“US July CPI MoM – Citi: 0.2%, prior: 1.3%; CPI YoY – Citi: 8.8%, prior: 9.1%; CPI ex Food, Energy MoM – Citi: 0.5%, prior: 0.7%; CPI ex Food, Energy YoY – Citi: 6.1%, prior: 5.9%. We expect a 0.52% MoM increase in core CPI in July, a softer increase than 0.7% in June but with still-strong underlying details, in particular shelter prices. Services prices may also pick up, largely reflecting months of consistently strong wage gains amidst a still-tight labor market. Meanwhile, the pullback in headline CPI from 9.1% YoY in June could suggest a ‘peak’ of inflation is reached.”
“The headline rate of CPI may rise just 0.2% month-on-month, which would be the smallest monthly increase since January 2021 and result in the annual rate of inflation slowing to 8.7% from 9.1%. However, the core rate is still expected to post a 0.4% MoM gain with housing costs continuing to boost the index. This would mean the ex-food and energy annual rate of inflation rises to 6% from 5.9%, reinforcing the message that it is still a long battle to get inflation back to the 2% target.”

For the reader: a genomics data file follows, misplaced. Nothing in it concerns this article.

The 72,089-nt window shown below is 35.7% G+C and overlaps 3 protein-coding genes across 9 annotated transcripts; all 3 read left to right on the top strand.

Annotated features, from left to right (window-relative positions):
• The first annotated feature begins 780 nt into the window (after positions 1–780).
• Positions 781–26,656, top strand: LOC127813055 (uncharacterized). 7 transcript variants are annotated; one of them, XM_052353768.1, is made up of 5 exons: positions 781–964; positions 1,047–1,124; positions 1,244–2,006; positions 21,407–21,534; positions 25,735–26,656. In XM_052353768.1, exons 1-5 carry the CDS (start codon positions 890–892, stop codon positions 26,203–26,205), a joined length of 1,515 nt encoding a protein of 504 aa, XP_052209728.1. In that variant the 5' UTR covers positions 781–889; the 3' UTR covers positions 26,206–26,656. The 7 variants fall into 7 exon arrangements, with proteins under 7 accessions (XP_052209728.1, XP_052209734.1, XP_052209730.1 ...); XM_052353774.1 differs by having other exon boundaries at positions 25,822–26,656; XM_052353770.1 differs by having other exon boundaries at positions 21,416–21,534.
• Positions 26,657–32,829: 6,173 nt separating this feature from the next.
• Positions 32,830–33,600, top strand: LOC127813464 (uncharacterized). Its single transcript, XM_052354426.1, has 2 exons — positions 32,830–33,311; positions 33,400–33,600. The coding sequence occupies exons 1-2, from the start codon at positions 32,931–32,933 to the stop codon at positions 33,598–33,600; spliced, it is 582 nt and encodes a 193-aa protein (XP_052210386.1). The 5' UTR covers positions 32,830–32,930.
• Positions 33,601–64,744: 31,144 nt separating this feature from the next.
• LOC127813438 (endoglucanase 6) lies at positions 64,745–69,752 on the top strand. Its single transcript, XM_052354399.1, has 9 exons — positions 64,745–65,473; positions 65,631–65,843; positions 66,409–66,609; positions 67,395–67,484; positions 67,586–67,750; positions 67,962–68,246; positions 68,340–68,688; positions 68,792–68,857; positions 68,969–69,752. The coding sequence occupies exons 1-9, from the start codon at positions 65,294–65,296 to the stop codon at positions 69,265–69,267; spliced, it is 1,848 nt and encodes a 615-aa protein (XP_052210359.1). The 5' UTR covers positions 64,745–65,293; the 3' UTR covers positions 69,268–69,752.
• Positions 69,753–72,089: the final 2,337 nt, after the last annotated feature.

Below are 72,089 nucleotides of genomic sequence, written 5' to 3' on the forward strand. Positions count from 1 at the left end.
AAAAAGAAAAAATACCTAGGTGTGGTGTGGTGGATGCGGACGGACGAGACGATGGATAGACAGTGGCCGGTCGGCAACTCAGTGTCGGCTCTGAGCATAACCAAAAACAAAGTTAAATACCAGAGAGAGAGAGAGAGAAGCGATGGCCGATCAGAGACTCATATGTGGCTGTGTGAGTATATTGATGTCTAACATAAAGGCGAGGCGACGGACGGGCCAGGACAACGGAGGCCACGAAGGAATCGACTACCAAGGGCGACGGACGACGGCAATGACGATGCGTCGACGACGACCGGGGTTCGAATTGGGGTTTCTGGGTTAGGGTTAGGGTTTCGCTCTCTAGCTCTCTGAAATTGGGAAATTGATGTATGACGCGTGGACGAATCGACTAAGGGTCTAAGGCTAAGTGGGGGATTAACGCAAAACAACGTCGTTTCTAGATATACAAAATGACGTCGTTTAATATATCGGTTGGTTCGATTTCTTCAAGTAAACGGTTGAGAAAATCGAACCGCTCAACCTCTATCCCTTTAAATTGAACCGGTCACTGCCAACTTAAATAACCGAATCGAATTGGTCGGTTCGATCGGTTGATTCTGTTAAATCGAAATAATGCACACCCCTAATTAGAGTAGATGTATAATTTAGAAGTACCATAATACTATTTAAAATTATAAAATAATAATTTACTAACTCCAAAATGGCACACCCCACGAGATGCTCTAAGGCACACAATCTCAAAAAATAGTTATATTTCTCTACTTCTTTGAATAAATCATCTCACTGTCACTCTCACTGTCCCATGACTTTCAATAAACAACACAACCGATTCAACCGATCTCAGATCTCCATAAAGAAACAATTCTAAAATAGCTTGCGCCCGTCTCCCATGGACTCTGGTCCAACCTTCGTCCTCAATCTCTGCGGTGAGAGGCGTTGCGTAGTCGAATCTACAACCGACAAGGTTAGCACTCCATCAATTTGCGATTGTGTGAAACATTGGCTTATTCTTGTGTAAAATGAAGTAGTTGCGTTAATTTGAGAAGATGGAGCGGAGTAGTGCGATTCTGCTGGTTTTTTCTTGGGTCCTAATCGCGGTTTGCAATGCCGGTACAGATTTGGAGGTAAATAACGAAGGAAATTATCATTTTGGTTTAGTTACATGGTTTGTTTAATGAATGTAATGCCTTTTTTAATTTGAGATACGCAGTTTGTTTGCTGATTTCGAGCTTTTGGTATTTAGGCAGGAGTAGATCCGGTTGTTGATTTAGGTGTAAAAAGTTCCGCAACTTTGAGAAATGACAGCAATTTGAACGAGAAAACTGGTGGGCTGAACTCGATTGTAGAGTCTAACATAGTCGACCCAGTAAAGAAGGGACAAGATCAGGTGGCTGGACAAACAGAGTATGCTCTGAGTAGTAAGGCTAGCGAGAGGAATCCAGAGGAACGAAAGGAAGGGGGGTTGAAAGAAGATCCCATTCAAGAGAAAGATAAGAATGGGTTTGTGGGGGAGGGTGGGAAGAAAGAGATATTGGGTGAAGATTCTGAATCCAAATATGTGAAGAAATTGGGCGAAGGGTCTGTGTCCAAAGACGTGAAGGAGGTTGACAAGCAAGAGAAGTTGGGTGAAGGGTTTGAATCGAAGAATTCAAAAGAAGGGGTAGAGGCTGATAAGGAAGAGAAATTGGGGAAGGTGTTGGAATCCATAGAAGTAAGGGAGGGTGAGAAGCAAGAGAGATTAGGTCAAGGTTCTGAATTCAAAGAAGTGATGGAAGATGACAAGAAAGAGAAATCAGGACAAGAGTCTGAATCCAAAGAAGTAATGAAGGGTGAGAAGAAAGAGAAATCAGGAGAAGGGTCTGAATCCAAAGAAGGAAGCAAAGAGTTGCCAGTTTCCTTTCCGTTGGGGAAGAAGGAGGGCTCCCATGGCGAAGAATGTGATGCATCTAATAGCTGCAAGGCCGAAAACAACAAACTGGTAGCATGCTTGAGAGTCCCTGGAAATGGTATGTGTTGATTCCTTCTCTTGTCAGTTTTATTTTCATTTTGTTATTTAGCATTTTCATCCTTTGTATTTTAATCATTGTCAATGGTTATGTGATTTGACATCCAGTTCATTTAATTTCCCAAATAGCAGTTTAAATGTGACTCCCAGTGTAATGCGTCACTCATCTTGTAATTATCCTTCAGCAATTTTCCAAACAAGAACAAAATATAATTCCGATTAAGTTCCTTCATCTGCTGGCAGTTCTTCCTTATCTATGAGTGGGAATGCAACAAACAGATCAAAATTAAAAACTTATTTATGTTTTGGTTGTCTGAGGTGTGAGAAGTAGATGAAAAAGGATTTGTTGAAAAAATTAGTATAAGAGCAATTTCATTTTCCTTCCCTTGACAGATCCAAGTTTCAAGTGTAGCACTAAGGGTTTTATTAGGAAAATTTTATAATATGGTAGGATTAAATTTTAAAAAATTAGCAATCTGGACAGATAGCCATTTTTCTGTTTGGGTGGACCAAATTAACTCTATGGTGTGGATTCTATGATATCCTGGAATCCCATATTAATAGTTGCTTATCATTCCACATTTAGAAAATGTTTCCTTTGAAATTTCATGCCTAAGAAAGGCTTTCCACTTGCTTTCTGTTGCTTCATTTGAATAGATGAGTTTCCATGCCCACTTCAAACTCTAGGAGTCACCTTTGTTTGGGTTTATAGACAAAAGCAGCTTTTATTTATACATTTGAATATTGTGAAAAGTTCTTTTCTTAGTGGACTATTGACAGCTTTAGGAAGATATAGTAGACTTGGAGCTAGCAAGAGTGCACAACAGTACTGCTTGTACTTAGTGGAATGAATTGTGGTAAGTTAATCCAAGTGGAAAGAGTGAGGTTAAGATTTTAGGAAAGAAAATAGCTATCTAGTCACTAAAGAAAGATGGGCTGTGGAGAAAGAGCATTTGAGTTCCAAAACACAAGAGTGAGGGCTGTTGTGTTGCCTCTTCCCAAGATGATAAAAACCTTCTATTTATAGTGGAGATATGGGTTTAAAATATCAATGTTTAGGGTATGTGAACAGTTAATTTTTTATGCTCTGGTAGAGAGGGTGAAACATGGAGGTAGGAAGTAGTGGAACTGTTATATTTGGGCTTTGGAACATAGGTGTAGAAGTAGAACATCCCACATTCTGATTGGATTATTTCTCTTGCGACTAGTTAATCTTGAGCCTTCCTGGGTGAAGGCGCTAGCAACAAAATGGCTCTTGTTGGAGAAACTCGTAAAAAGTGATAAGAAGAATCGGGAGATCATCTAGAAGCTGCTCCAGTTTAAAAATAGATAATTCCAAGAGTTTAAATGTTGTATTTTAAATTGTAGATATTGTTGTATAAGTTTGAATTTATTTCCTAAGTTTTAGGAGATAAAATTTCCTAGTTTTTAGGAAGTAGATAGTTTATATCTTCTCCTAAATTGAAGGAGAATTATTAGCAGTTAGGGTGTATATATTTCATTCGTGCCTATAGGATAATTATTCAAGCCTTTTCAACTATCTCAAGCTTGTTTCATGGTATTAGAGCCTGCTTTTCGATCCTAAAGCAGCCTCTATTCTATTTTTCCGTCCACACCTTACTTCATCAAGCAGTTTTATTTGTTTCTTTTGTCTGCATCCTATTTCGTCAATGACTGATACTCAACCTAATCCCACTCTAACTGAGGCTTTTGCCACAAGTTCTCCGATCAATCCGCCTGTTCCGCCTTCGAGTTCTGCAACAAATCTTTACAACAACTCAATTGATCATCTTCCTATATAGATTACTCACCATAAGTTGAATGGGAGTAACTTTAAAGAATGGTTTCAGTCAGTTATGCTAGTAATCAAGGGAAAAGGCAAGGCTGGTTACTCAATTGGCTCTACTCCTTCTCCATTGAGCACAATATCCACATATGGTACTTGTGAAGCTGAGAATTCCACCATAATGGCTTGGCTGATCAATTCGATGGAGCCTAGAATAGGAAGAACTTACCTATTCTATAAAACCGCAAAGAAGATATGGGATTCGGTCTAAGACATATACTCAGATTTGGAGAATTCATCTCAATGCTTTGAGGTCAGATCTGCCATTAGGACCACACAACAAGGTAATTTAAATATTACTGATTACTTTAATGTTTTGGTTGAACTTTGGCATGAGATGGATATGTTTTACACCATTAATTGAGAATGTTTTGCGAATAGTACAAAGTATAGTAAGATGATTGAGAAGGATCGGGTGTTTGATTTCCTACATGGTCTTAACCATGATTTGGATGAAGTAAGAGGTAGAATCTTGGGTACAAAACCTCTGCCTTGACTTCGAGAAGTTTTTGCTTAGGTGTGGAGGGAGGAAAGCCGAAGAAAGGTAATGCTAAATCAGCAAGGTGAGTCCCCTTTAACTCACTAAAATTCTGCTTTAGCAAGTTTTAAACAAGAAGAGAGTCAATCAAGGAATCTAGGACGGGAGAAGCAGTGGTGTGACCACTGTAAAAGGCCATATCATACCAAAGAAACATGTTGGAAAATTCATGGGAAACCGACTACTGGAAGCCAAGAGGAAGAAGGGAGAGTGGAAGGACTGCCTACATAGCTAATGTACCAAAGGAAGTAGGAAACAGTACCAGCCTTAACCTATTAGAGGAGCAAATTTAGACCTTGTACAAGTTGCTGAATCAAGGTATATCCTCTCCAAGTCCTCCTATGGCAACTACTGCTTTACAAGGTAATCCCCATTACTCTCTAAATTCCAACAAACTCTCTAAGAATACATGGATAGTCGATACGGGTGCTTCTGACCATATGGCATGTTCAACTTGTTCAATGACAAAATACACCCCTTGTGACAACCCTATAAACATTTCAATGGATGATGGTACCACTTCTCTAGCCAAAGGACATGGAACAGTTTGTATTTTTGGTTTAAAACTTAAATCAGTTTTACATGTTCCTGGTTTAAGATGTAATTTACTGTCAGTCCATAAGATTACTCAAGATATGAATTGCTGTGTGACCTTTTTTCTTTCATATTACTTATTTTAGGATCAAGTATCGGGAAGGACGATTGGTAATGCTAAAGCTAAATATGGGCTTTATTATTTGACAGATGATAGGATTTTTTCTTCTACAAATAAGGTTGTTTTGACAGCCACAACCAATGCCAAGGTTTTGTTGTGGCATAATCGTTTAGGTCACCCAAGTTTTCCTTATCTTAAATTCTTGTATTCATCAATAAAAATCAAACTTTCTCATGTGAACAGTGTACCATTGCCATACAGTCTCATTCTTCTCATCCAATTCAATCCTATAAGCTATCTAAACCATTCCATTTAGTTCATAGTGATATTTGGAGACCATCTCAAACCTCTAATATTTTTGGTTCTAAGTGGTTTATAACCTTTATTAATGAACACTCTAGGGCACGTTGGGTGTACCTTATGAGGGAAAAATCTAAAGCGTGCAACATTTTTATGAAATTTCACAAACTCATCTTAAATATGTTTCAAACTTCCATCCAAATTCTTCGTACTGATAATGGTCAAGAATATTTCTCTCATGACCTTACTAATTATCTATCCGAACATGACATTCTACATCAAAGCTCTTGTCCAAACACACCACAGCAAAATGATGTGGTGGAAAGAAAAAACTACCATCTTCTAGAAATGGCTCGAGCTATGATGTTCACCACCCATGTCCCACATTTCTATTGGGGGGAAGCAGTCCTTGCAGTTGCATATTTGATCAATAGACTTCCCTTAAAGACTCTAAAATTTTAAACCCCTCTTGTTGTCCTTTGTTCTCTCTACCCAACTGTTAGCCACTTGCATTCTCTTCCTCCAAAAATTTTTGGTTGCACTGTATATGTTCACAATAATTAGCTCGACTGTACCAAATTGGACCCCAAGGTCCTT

“We expect US core CPI to rise by 0.5% MoM in July and headline to rise by 0.1%, as sharply lower energy and food prices drag headline below core. Our supply-side dashboard suggests cost pressures and bottlenecks continued to ease in July. This development along with weaker commodity prices and a stronger USD should see core goods inflation ease relative to June. Wages as measured by the Employment Cost Index are running at record pace and are well above a level consistent with 2% inflation. As wages comprise a significant chunk of the cost of service-based industries, core services inflation is expected to continue to be elevated. We expect Fed officials to pay close attention to core inflation. A continuation of recent trends would be unwelcomed and likely tilt the Fed toward another substantive rate increase at the 20‑21 September FOMC meeting.”